Gum Diseases and Diabetes: Is There a Link?

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84 million adults in the U.S. deal with diabetes. The Centers for Disease Control and Prevention also states that one in every four of these doesn’t know they have diabetes.

This chronic condition is characterized by the body’s inability to produce enough insulin. Insulin is a naturally-occurring chemical in the body that breaks down excessive glucose. When the body is unable to produce insulin naturally, the blood glucose concentration goes up. Although there is no definite cure for diabetes, it can be controlled by following an active lifestyle, losing weight, and following a strict diet plan.

However, today, we are not here to exclusively talk about diabetes. In this post, we will identify the link between gum diseases and diabetes and how a dentist can help you diagnose it.

Overlapping symptoms

Did you know a lot of symptoms of diabetes are the same as those of gum diseases?

Gum diseases take place when excessive plaque deposits on your gum surface and cause the gums to become inflamed. As a result, the patient finds it hard to eat, talk, chew or swallow. The symptoms of gum diseases extend far beyond the gums and affect the entire oral cavity, including the mouth. Patients who deal with gum diseases also complain of a sensation of numbness in the tongue and dry mouth.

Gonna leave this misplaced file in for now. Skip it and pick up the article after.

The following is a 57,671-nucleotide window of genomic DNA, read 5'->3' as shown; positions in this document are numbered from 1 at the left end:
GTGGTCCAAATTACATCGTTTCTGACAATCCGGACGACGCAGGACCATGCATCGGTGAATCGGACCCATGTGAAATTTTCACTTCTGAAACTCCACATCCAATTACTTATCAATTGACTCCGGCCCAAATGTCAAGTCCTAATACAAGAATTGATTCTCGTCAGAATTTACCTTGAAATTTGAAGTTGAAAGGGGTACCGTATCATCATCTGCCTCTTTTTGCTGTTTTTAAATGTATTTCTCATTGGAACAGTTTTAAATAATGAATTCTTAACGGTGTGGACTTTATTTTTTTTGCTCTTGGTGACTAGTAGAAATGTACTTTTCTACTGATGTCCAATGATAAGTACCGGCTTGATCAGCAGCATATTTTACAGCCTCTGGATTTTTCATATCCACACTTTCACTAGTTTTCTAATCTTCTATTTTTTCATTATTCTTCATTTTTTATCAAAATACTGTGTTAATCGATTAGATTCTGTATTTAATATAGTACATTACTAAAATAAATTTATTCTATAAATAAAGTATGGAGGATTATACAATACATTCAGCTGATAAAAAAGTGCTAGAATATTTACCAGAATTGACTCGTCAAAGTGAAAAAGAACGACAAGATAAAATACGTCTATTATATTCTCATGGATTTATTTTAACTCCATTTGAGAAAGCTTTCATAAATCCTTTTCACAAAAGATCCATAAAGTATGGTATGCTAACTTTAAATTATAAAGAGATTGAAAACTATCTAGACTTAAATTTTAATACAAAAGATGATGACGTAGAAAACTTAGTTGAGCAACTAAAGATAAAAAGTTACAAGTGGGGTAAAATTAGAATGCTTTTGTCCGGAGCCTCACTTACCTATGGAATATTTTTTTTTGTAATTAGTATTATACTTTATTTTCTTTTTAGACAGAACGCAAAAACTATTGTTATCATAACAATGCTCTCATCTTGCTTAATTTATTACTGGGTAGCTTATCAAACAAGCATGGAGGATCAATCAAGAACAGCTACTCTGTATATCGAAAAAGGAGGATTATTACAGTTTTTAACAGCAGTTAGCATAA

According to the American Dental Association, mouth sores and dryness are also common symptoms of diabetes. This is because diabetes reduces blood supply to the gums. Because of this overlapping of symptoms, diabetes may be overlooked and the focus primarily is gum diseases.


Explaining the link

Diabetes is one of the most common risk factors for gum diseases. As per the American Academy of Periodontology, this relationship goes both ways.

Gum diseases increase the glucose levels in your oral cavity. This is because plaque mostly forms if your sugar intake is too high. If the condition remains untreated for too long, this can temporarily raise the glucose levels in your bloodstream and act as a trigger. This also makes it hard for you to control your blood sugar levels if you’re already suffering from diabetes.

The same study also suggests that people with diabetes are also at a greater risk of developing   gum diseases. This happens because of their susceptibility to contracting infections increases. Diabetes dries your mouth and affects the function of salivary glands. Saliva contains essential enzymes that help keep bacteria at bay. A dry mouth plays a significant part in allowing tooth-decaying bacteria to grow.

A general dentists Cinnaminson NJ can spot a lot more conditions than just tooth decay. For the most reliable and affordable dental checkups in New Jersey, get in touch with Rapha Dental. Call (856) 829-8668 for more information about our services on family and cosmetic dentistry Cinnaminson NJ.